One of the many things I talk about in The Scribbler’s Guide to the Land of Myth deals with franchise storytelling. This can cover comic book series, sets of movies, television shows or a string of novels. Most such creations are built on what I call the “Incidental Jeopardy” context: that means that in any specific story, your main character (upon whom the franchise depends) has a 50/50 chance of failing to meet his or her goal. But some other series get set up where the main character is driven by some burning goal. I call this the “Constant Jeopardy Syndrome,” where the set up is such that if the main character ever reaches his goal or solves the Big Problem of his life, the series ends.
In the book, I discuss the problems encountered with the Constant Jeopardy Syndrome, especially that involved in keeping the characters emotionally realistic. The point is that when over a long span of time a character fails to solve the Main Problem in his life, he tends to lose emotional credibility, especially if the constant failure doesn’t seem to faze him.
Cable’s USA show Burn Notice is constructed on a Constant Jeopardy Syndrome: Michael Westen used to be a spy and got burned — this means he has been black-listed and rendered an official non-person, no bank accounts, no official records (driver’s license or passport). The series deals with his attempts to find out who burned him, why, and his getting himself reinstated. (And if he ever achieves all of these, it’s likely the show would end.)
Since Michael is presented from the beginning as being one of the very best at his job, if he did not make some progress in his quest to solve his Big Problem, we would quickly lose interest. Fortunately, the series creator and writers address this by giving Michael progressive stages of existence (professional and personal problems) to deal with.
One of the first obstacles he has to face is that he has been dropped into his hometown of Miami, Florida, where he has to deal with his mother.
Madeline Westen is expert at wielding emotional blackmail over Michael — which works because at rock bottom, Michael is a good guy and does love his mother. Madeline also serves to show that although Michael may be officially a non-person, he also needs to relearn how to be a real person, with a real (ie, emotional) life.
Madeline is assisted in this by the presence of Fiona — the love of Michael’s life.
Fiona’s “official” position is “not his girlfriend.” Except that she is his ideal partner. The ups and downs of their relationship ring true, for they are dealing with real issues: the nature of Michael’s old job, what that job requires of his character, how to accommodate another person deeply into your life.
The two characters are alternately obstacles and assistants in Michael’s hunt for information and reinstatement.
First after being burned, he was watched by FBI minders. He upped the stakes on them, to the point where a special overseer was assigned to keep Michael subdued.
It’s a new problem in Michael’s way, which he removes over the course of a few episodes by creating the appearance that the overseer has been compromised. This leads to the mysterious organization that burned him revealing itself slightly.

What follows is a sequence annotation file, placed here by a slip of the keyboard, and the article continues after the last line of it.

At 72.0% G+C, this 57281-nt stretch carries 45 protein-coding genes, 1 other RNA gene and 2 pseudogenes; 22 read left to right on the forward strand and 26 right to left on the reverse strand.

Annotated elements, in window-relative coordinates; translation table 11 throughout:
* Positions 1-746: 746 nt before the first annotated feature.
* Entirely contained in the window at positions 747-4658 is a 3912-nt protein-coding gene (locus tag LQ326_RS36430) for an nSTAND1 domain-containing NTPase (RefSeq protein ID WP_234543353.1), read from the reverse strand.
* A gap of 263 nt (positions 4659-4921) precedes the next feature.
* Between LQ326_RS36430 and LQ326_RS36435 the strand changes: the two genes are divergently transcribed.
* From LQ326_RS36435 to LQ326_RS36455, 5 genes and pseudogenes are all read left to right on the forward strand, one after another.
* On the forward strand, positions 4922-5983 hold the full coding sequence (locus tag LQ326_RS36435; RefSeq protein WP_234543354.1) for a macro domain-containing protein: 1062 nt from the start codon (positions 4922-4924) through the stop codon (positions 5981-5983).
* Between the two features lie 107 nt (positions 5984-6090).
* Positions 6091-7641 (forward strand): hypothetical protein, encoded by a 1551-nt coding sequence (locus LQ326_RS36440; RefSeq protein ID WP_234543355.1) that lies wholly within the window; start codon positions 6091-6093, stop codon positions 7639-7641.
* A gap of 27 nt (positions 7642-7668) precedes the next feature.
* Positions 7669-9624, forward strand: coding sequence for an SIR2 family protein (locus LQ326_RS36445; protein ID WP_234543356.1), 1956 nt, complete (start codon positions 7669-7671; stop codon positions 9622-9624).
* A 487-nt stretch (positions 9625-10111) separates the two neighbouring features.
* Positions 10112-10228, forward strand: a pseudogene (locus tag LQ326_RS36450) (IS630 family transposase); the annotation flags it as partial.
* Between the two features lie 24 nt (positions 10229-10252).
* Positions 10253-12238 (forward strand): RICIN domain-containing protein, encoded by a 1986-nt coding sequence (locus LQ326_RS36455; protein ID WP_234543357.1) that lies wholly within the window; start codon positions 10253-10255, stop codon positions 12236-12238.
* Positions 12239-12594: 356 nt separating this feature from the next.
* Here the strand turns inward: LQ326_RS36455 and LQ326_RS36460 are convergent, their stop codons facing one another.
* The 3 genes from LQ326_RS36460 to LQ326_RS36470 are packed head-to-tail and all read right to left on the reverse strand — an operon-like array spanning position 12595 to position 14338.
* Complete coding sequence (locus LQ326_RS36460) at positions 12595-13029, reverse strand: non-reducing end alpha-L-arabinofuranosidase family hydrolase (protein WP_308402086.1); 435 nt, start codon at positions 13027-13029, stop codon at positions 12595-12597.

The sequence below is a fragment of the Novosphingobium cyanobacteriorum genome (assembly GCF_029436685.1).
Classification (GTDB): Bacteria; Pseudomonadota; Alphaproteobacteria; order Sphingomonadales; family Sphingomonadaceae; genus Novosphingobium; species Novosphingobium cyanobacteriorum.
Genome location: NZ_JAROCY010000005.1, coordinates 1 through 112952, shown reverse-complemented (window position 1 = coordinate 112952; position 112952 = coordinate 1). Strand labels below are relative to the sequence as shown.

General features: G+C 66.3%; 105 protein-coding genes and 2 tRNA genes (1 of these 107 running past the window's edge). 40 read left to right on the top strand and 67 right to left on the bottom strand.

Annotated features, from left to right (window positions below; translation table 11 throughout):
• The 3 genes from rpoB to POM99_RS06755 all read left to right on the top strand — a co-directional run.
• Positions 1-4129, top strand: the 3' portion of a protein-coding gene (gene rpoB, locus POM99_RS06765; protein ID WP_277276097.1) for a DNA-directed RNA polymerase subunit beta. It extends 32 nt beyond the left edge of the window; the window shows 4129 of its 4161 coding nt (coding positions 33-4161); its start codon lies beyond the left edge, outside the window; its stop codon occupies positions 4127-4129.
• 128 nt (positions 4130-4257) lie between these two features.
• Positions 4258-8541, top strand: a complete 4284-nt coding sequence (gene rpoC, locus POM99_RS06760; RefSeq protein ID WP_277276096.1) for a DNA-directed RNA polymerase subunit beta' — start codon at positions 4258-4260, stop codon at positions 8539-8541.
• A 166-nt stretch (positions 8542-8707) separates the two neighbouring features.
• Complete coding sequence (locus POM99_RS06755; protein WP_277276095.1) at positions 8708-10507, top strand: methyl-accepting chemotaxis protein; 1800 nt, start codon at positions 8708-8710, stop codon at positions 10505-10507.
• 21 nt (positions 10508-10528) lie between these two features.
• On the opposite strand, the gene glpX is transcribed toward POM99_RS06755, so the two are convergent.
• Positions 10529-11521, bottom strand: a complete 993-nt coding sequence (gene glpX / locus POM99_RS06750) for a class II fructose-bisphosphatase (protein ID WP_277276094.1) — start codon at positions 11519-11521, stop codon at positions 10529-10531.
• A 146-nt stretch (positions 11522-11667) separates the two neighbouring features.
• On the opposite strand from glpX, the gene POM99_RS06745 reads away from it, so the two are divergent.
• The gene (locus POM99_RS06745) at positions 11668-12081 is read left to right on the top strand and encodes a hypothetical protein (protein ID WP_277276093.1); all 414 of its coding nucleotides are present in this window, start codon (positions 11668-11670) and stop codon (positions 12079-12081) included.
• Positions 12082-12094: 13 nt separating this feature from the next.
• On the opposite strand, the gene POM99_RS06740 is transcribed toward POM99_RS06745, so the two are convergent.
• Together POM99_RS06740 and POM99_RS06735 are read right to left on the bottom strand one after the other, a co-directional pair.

The series very carefully continues revealing obstacles for Michael to overcome. Each step forward also reveals more of his own character to Michael. First, he seeks to put a face to his new “manager”, Carla, and in fact draws her out to revealing herself.
She tells him she helped burn him in order to recruit him to the secret organization she serves. She sets Victor to “manage” Michael.
Victor is like Michael (ie, burned), “but with rabies” (according to Sam Axe, Michael’s friend and sidekick). Michael transforms Victor from opponent to ally and the pair remove Carla, forcing the organization’s Management to reveal himself. Michael is offered better conditions in the organization, under the threat of removal of their protections (from enemies and authorities).
Michael opts to reject the protection and the job. The new set of obstacles in his way toward reinstatement include dealing with a police detective who has suspicions that Michael is behind some unusual occurances in town.
Michael succeeds in turning her from opponent to an at least hands-off observer. So the next obstacle steps up. “The Devil” (Strickler) offers Michael assistance at reinstatement, in exchange for Michael working for him.
This is too much for Fiona, who questions what this deal will do to Michael’s character. This emotional “real person” challenge conflicts with Michael’s desire to be an “official person” again.
Every time Michael progresses closer to his goal, either a new obstacle gets in his way, or the goal becomes slightly redefined and moved. The writers avoid all the traps of the Constant Jeopardy Syndrome: failure to make any progress toward the goal and/or lack of emotional reality. The audience is satisfied by the proof that Michael is indeed as competent as claimed (he makes progress), and also maintains a realistic emotional response to both his successes and failures. The show is a fine example of how to handle the Constant Jeopardy Syndrome.
[I was going to write about Burn Notice in regard to other motifs, but I may come back to them later.]
(Pictures and characters are property of Fox Television and Fuse Entertainment.)